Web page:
1. Most men who shoot and kill their intimate partners then kill themselves (Kentucky).
We analyzed data from the Kentucky Firearm Injury Statistics Program for 1998-2000.
Major findings: While less than 7% of all firearm homicides were followed by a firearm suicide, in two-thirds of the cases in which a women was shot in an intimate partner-related homicide, the male perpetrator then killed himself with the firearm. Few of these female victims had contact with the Department of Community-based Services.
Publication: Walsh, Sabrina; Hemenway, David. Intimate partner violence: Homicides followed by suicides in Kentucky. Journal of Kentucky Medical Association. 2005; 103:667-70.
2. Most men who shoot and kill their intimate partners then kill themselves (many states)
We analyzed characteristics of homicides that were followed by suicide and by suicide attempts using data from multiple sites. Fifty-nine percent of the men who killed a female intimate partner with a firearm also took their own life.
Barber, Catherine W; Azrael, Deborah; Hemenway, David; Olson, Lenora M.; Nie, C; Schaechter, Judy; Walsh, Sabrina. Suicides and suicide attempts following homicide: Victim-suspect relationship, weapon type, and presence of antidepressants. Homicide Studies. 2008; 12:285-97.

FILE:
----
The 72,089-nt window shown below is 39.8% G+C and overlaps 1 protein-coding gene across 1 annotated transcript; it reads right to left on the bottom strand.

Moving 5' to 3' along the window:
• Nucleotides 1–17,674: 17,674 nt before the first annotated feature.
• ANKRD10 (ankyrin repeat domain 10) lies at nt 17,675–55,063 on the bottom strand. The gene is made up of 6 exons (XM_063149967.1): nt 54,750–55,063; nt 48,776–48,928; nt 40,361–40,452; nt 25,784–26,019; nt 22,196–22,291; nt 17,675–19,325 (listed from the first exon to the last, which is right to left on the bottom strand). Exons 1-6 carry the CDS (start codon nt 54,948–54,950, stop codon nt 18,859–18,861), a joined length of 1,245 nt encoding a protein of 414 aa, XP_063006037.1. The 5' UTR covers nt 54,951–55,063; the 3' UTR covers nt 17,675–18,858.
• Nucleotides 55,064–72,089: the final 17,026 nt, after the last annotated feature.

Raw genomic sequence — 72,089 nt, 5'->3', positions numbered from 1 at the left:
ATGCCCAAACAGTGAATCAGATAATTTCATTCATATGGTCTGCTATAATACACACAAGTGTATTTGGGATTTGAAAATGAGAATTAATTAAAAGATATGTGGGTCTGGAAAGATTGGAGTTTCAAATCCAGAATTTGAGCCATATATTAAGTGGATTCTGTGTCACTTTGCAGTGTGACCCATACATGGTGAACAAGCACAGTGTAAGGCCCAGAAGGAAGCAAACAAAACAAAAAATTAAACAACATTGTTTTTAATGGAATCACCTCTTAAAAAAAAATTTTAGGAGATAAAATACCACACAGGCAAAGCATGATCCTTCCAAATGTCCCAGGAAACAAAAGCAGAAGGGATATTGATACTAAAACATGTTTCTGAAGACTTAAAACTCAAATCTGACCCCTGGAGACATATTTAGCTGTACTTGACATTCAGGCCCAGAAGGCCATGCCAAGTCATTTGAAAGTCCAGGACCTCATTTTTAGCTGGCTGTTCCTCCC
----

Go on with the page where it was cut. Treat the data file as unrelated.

3. High rates of homicide followed by suicide in U.S. likely due to firearm access
In a comparison of homicides-suicides in the Netherlands, Switzerland and the United States (using NVDRS data), major differences—e.g., Switzerland and the US have much higher rates of homicide-suicide than the Netherlands—are explainable by the availability of firearms
Liem, Marieke; Barber, Catherine; Markwalder, Nora; Killias, Martin; Nieuwbeertaa, Paul. Homicide–suicide and other violent deaths: An international comparison. Forensic Science International. 2011; 207:70-76.